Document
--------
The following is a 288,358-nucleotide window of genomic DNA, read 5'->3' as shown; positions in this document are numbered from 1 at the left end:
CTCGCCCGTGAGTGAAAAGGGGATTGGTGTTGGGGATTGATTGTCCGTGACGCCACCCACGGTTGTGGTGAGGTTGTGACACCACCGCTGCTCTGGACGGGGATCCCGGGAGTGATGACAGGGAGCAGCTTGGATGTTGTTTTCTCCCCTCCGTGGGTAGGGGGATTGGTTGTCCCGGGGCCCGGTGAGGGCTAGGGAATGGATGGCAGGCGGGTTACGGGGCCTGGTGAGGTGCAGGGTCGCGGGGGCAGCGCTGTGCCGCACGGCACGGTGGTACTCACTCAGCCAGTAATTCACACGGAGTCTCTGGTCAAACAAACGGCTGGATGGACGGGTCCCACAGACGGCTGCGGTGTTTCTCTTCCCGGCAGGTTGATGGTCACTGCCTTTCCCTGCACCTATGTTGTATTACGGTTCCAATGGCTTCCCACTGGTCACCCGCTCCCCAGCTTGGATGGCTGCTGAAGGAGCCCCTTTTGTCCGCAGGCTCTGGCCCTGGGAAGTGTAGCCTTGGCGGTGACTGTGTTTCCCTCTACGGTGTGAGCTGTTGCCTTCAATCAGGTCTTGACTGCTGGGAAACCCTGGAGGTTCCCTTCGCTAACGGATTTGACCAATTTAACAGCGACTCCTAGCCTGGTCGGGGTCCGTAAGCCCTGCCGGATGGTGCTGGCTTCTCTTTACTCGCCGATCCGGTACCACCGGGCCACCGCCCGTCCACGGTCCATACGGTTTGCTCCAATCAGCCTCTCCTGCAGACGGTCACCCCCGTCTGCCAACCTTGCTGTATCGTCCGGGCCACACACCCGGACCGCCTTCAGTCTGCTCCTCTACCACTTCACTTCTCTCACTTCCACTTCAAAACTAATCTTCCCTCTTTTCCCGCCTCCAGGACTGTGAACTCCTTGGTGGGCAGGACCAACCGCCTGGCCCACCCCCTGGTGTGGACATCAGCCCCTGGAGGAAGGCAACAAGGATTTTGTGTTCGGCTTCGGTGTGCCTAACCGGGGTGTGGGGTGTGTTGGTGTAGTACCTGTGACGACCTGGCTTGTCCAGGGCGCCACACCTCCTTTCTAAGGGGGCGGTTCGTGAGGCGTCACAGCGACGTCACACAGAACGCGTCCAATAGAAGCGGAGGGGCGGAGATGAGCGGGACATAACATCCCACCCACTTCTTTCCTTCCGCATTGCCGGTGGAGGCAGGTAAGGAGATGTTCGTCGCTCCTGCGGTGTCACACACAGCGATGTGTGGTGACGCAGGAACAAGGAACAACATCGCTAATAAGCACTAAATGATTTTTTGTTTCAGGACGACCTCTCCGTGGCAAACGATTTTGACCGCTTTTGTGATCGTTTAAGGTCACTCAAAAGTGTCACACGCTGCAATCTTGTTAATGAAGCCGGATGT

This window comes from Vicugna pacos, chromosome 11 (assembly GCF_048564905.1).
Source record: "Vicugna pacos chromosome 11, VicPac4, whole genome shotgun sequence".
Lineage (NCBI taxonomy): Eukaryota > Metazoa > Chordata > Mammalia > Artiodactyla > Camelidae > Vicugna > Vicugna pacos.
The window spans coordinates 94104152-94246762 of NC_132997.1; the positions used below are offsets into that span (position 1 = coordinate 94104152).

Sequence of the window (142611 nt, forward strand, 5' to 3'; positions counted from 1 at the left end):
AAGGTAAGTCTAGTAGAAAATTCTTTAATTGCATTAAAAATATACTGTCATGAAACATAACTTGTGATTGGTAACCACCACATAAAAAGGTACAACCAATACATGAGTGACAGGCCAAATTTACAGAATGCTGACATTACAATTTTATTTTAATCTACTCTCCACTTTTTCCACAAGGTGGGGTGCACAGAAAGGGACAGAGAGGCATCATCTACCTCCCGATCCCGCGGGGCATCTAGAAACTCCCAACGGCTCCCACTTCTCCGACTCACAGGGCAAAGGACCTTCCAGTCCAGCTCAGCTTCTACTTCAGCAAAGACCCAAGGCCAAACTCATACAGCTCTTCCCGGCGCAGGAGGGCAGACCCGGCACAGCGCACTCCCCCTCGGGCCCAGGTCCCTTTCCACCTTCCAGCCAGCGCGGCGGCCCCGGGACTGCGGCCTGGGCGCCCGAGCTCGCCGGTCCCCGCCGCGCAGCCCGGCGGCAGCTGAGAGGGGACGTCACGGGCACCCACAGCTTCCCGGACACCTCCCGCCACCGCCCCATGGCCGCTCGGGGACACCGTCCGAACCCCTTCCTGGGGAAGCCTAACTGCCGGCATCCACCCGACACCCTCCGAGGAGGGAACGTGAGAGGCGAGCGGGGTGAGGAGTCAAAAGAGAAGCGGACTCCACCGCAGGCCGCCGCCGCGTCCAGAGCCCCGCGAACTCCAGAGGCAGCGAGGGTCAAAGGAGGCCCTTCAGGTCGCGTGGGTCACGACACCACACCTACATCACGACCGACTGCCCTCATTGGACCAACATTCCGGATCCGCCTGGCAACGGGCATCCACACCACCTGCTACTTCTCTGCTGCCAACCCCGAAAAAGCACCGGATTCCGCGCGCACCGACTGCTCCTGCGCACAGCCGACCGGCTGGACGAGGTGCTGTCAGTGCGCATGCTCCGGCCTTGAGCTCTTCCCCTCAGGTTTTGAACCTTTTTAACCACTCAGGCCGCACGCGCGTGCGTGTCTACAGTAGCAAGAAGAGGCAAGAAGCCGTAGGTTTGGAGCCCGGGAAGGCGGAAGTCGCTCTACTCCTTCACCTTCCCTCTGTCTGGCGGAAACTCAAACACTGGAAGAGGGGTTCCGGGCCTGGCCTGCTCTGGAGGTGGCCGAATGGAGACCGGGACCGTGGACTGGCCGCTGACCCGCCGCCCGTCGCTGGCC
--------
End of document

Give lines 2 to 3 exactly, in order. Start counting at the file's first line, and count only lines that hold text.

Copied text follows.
CTCGCCCGTGAGTGAAAAGGGGATTGGTGTTGGGGATTGATTGTCCGTGACGCCACCCACGGTTGTGGTGAGGTTGTGACACCACCGCTGCTCTGGACGGGGATCCCGGGAGTGATGACAGGGAGCAGCTTGGATGTTGTTTTCTCCCCTCCGTGGGTAGGGGGATTGGTTGTCCCGGGGCCCGGTGAGGGCTAGGGAATGGATGGCAGGCGGGTTACGGGGCCTGGTGAGGTGCAGGGTCGCGGGGGCAGCGCTGTGCCGCACGGCACGGTGGTACTCACTCAGCCAGTAATTCACACGGAGTCTCTGGTCAAACAAACGGCTGGATGGACGGGTCCCACAGACGGCTGCGGTGTTTCTCTTCCCGGCAGGTTGATGGTCACTGCCTTTCCCTGCACCTATGTTGTATTACGGTTCCAATGGCTTCCCACTGGTCACCCGCTCCCCAGCTTGGATGGCTGCTGAAGGAGCCCCTTTTGTCCGCAGGCTCTGGCCCTGGGAAGTGTAGCCTTGGCGGTGACTGTGTTTCCCTCTACGGTGTGAGCTGTTGCCTTCAATCAGGTCTTGACTGCTGGGAAACCCTGGAGGTTCCCTTCGCTAACGGATTTGACCAATTTAACAGCGACTCCTAGCCTGGTCGGGGTCCGTAAGCCCTGCCGGATGGTGCTGGCTTCTCTTTACTCGCCGATCCGGTACCACCGGGCCACCGCCCGTCCACGGTCCATACGGTTTGCTCCAATCAGCCTCTCCTGCAGACGGTCACCCCCGTCTGCCAACCTTGCTGTATCGTCCGGGCCACACACCCGGACCGCCTTCAGTCTGCTCCTCTACCACTTCACTTCTCTCACTTCCACTTCAAAACTAATCTTCCCTCTTTTCCCGCCTCCAGGACTGTGAACTCCTTGGTGGGCAGGACCAACCGCCTGGCCCACCCCCTGGTGTGGACATCAGCCCCTGGAGGAAGGCAACAAGGATTTTGTGTTCGGCTTCGGTGTGCCTAACCGGGGTGTGGGGTGTGTTGGTGTAGTACCTGTGACGACCTGGCTTGTCCAGGGCGCCACACCTCCTTTCTAAGGGGGCGGTTCGTGAGGCGTCACAGCGACGTCACACAGAACGCGTCCAATAGAAGCGGAGGGGCGGAGATGAGCGGGACATAACATCCCACCCACTTCTTTCCTTCCGCATTGCCGGTGGAGGCAGGTAAGGAGATGTTCGTCGCTCCTGCGGTGTCACACACAGCGATGTGTGGTGACGCAGGAACAAGGAACAACATCGCTAATAAGCACTAAATGATTTTTTGTTTCAGGACGACCTCTCCGTGGCAAACGATTTTGACCGCTTTTGTGATCGTTTAAGGTCACTCAAAAGTGTCACACGCTGCAATCTTGTTAATGAAGCCGGATGT

This window comes from Vicugna pacos, chromosome 11 (assembly GCF_048564905.1).